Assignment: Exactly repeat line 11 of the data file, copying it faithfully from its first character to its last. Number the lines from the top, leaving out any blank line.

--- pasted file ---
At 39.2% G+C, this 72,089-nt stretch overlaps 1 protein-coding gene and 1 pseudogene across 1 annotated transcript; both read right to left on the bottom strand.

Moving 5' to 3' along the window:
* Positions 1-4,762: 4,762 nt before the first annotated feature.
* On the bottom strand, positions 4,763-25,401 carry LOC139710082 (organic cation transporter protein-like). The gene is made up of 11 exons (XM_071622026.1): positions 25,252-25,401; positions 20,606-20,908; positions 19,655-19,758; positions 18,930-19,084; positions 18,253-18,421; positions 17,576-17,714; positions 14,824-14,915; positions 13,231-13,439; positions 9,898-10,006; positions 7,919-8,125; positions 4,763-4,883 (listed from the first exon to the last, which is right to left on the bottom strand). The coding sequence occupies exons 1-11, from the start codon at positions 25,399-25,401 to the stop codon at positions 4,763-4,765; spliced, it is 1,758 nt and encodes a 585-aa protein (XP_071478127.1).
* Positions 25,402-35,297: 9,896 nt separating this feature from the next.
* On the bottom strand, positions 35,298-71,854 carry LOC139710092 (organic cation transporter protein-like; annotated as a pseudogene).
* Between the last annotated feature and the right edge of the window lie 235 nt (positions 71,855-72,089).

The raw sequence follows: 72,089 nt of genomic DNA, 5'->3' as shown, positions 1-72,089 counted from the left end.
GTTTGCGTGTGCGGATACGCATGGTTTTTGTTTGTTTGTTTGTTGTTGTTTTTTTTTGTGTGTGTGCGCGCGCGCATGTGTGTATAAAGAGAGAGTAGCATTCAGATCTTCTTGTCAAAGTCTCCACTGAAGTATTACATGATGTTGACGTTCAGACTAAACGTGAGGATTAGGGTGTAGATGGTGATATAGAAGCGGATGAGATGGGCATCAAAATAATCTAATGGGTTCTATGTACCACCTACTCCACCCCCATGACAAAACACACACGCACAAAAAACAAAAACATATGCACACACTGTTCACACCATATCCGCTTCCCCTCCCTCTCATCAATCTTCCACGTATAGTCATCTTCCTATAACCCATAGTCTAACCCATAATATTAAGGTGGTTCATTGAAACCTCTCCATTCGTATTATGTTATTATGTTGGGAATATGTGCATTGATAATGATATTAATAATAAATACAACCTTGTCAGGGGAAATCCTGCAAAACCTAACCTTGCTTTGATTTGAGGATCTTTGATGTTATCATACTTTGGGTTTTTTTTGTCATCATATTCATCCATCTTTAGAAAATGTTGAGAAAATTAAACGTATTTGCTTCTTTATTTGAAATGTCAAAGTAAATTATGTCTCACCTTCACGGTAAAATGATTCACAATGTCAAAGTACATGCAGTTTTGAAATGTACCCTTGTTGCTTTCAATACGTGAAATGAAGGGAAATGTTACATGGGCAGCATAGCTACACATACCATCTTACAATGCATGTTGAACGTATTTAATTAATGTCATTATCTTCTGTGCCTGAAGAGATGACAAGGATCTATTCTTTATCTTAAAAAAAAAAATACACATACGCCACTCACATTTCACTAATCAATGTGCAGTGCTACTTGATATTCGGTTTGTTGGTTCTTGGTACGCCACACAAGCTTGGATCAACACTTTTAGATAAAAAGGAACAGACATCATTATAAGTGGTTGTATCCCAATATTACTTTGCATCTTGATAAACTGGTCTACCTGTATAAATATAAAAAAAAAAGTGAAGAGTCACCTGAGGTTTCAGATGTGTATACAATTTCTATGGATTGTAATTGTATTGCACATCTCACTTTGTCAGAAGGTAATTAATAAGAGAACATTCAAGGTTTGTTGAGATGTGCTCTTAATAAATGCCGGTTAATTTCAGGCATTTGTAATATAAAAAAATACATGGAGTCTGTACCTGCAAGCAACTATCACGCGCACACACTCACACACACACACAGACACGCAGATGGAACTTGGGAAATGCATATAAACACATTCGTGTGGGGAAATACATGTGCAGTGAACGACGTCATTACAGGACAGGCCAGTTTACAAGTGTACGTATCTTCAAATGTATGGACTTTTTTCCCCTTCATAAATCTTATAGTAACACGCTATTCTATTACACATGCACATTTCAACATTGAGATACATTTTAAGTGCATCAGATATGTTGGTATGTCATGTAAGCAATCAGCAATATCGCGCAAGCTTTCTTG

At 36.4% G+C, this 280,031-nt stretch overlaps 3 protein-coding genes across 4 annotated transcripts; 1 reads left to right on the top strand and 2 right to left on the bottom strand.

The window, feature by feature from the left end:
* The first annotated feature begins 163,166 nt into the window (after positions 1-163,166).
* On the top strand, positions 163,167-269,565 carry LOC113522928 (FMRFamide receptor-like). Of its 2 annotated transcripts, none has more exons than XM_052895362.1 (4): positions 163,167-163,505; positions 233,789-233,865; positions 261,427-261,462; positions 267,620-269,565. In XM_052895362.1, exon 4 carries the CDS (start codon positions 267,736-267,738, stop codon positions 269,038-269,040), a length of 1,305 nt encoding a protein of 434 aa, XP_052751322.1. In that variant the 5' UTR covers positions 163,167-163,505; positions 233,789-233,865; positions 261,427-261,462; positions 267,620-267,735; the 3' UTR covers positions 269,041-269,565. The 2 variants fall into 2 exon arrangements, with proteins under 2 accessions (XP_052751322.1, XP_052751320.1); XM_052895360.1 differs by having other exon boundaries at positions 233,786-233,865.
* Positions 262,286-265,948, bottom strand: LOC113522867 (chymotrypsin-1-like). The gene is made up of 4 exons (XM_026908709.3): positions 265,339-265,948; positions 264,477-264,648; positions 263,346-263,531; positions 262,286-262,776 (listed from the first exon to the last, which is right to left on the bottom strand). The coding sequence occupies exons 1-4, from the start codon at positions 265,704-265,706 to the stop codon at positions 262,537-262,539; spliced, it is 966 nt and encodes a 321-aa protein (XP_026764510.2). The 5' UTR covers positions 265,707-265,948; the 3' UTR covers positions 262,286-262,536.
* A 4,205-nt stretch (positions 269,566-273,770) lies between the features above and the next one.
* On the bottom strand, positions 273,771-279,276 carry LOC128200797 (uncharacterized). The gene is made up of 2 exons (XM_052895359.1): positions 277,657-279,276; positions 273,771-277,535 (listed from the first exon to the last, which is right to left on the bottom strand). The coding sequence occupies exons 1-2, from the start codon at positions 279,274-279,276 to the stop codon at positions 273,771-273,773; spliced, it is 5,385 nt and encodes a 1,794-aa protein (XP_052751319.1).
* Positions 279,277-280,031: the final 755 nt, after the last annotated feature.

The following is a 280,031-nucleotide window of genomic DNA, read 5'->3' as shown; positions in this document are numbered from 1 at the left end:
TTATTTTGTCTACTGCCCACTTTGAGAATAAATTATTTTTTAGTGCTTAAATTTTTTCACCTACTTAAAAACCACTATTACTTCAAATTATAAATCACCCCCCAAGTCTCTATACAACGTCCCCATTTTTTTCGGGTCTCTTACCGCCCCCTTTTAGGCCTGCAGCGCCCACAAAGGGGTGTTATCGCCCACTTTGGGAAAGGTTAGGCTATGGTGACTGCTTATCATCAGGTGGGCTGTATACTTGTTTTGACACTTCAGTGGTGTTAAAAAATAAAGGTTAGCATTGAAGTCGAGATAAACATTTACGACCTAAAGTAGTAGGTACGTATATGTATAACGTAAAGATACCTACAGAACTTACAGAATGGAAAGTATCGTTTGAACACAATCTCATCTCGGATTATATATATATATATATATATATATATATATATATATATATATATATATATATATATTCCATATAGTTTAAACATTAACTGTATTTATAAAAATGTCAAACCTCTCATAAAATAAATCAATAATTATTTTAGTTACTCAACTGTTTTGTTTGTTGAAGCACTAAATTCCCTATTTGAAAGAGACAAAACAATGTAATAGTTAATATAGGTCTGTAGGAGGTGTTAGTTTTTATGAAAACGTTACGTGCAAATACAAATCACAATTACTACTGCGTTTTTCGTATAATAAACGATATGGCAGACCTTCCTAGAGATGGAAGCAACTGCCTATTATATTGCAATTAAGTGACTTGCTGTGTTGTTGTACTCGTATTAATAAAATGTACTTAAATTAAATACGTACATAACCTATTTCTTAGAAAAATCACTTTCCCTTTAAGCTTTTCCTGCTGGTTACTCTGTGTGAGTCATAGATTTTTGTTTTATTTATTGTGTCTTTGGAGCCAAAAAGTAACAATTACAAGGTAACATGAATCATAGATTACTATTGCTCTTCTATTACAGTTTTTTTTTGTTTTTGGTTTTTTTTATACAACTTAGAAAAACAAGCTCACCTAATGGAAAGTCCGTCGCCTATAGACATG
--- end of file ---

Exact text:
The window, feature by feature from the left end: